By 1915 the needs of the armed forces were beginning to take its toll on all fire brigades across the island, Ryde being no exception. With the advent of the Military Service Act in March 1916 – the ranks of the fire brigade were further stripped of their young men by the call-up (the role of fireman was not considered for exemption until the Second World War). So devastating was the effect that the brigades inability to attend a house fire in Binstead compelled the village to create its own fire brigade – albeit on rudimentary and barely equipped lines – which served the neighbourhood admirably for a number of years.

Since 1909 pressure had been brought to bear on firemen to serve as special constables. A lack of manpower due to the war effort ensured pressure was redirected to special constables who were not firemen to begin training for the role. Greenstreet ensured their compliance by appointing one of their own, Henry Bartrum Hill, as head of the fire brigade at a salary a little over £22 per annum. Of interest is that when Alderman Hayden questioned Hill’s status within the brigade, the Mayor assured him that he was to serve as Chief Officer, not superintendent – although he was still accountable to Charles Greenstreet who, as Chief Constable, retained over all command of the Police-Fire Brigade. The County Press 1916 almanac cited Hill as the chief of the brigade.

The veterans of the brigade no doubt experienced angst in taking orders from a man with no previous firefighting experience. Chief Officer Hill was more concerned with eking out an efficient response from a rapidly diminishing collection of fit young men. Hill was a 39-year-old married father of one who originated from Newtown, lived in Ventnor and for a time in Overton in Hampshire before returning to the Island and establishing the successful Hill’s Stores at the corner of High Street-Newport Street. He was offered and accepted assistance by Colonel George White Lewis, officer commanding 1st (Reserve) Garrison Battalion Worcestershire Regiment. The good-humoured Irish officer was concerned that his contingent deployed to Ryde had too much time and too little to fill it. What better than to train and fulfil the role of firefighter until the war called them away. Bartum Hill could not have been more appreciative. The member of the public who wrote to the local press in concern at the diminishing fire brigade in respect of a recent Zeppelin raid on the midlands might have been assuaged – were it not for the news that the Corporation had insured the fire station and equipment for £1000 if destroyed by enemy air attack.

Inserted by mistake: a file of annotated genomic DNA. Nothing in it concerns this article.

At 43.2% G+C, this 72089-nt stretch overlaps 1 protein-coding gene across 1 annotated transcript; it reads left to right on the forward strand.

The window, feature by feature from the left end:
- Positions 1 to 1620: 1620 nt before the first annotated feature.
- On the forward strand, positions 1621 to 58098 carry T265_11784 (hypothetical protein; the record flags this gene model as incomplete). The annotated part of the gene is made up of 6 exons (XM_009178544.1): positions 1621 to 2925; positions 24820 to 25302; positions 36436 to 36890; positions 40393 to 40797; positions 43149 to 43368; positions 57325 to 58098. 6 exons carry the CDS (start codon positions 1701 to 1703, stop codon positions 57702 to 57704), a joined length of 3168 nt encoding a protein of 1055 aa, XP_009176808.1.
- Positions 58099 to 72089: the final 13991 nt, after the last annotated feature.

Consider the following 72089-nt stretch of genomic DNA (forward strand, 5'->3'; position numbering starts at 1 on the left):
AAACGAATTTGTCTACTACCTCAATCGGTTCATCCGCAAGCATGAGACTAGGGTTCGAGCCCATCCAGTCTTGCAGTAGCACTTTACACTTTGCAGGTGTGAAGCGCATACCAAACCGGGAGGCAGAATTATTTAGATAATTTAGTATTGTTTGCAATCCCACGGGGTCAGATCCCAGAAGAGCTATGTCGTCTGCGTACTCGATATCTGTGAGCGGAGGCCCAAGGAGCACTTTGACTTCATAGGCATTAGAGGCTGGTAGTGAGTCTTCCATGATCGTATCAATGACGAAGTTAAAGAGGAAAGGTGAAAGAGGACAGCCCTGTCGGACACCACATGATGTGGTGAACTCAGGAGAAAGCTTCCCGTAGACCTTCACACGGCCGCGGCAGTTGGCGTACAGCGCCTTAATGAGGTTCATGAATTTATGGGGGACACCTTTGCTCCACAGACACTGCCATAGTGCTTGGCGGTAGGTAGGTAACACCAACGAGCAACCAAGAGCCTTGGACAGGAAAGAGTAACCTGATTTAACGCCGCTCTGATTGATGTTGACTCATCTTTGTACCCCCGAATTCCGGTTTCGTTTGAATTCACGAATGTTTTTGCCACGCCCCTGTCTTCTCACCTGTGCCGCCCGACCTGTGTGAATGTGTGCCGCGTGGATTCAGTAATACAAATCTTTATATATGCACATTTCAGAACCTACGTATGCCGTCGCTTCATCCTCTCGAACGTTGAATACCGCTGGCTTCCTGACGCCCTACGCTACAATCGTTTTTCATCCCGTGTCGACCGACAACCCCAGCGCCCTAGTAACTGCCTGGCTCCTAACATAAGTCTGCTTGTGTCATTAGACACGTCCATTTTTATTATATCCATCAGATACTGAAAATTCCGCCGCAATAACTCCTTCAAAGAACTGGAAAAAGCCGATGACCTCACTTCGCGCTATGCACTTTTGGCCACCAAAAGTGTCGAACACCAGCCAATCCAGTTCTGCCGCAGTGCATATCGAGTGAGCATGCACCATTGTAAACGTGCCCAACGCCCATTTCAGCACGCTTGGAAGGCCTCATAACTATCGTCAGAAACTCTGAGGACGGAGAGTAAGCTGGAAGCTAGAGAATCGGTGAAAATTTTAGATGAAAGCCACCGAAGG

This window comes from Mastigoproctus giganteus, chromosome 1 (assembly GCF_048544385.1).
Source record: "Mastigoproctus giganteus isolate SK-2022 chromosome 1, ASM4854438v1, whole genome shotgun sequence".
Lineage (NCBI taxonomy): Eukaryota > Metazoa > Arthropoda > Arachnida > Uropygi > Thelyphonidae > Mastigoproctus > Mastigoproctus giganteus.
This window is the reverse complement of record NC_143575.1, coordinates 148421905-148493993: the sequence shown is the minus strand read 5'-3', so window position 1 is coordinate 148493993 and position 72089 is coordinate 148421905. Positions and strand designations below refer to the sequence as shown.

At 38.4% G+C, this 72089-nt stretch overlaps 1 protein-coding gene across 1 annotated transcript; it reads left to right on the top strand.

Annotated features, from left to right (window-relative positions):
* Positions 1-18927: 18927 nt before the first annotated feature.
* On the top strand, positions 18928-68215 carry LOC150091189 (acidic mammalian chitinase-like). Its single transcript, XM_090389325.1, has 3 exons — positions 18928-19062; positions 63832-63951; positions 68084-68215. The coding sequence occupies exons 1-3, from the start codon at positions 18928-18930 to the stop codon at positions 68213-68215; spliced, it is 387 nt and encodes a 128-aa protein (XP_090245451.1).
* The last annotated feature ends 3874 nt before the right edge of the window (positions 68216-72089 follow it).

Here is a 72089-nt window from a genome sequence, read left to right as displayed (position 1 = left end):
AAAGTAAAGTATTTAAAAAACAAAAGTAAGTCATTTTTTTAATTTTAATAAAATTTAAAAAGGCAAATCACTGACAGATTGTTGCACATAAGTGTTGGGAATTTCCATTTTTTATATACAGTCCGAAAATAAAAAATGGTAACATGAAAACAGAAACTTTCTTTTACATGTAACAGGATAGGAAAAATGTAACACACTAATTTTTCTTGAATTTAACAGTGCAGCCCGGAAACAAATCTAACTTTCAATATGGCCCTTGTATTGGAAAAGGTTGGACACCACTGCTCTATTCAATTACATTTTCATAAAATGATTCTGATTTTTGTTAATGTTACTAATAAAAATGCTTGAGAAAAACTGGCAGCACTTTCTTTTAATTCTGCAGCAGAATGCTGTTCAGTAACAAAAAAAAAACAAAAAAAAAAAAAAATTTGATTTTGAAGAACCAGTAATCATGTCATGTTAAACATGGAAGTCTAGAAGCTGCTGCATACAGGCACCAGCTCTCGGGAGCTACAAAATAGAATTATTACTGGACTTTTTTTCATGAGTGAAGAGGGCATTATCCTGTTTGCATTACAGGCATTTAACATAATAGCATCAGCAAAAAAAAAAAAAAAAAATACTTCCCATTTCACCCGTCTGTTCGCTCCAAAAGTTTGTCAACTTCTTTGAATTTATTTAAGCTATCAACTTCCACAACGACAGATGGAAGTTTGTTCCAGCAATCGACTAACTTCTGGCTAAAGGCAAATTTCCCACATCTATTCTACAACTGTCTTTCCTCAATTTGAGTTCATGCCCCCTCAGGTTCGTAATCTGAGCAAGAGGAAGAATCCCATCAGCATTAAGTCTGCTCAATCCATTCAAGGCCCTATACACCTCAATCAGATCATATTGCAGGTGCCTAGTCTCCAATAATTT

With the assistance of the troops of the Worcestershire Regiment, the Police-Fire Brigade struggled through the next two years. But when the latter were finally sent to the front in November 1917, the local press reported on the woefully inadequate number of firemen left to defend the town. Fortunately, the work of the Military Tribunals, in assessing applications for deferment of military service, were able to direct certain members of society whose pleas were upheld, forcibly into fire brigade and special constabulary service. This achieved the appearance of a well-staffed fire service but embroiled Bertram Hill in all manner of issues. Many of those relieved of military service were less than enthused at enforced firefighting and approached drills in a resentful mode. Being a relatively inexperienced fire commander, and having never served as a firefighter, Bertram Hill was not best placed to enthuse a fluctuating crop of men ordered to report to him by the Tribunals. Fortunately for him and despite the years of political intrigue and regression of the brigade, stalwart firemen such as White, Jolliffe, and Williams remained loyal to the cause and undertook a growing responsibility (without formal authority) for drills and increasingly for decision making at fires. The Military Tribunals were masters of righteous indignation, quick to remind exempted men that orders to undertake firefighting were to be considered something of a punishment. This did not always work out as desired. Much mirth was occasioned at the fire station when plumber and metalworker George Pocock was exempted from military service but with a lash of the tongue of the Tribunal chairman was ordered to report immediately to the chief officer of the fire brigade – Pocock’s calm retort that he thought this unnecessary as he’d served as a fireman since 1903 did nothing for the imperious chairman’s blood pressure. Once bitten twice shy – two months later when Fireman W.H. Taylor approached the Tribunal with the same story, the chairman had the last contemptuous word by ordering Taylor to continue with his brigade service, plus join the Rifle Volunteers because his job as a baker could be done by a woman so he must have plenty of spare time. However, Oscar Victor Mainstone stumped the chairman by accounting for his time as manager of the Union Street Raleigh Cycles depot, 8-hours per week as a special constable, orderly work at Hazelwood and brigade service as a fireman. The chairman dismissed him with a mute scowl – it was the morning of 11 November 1918.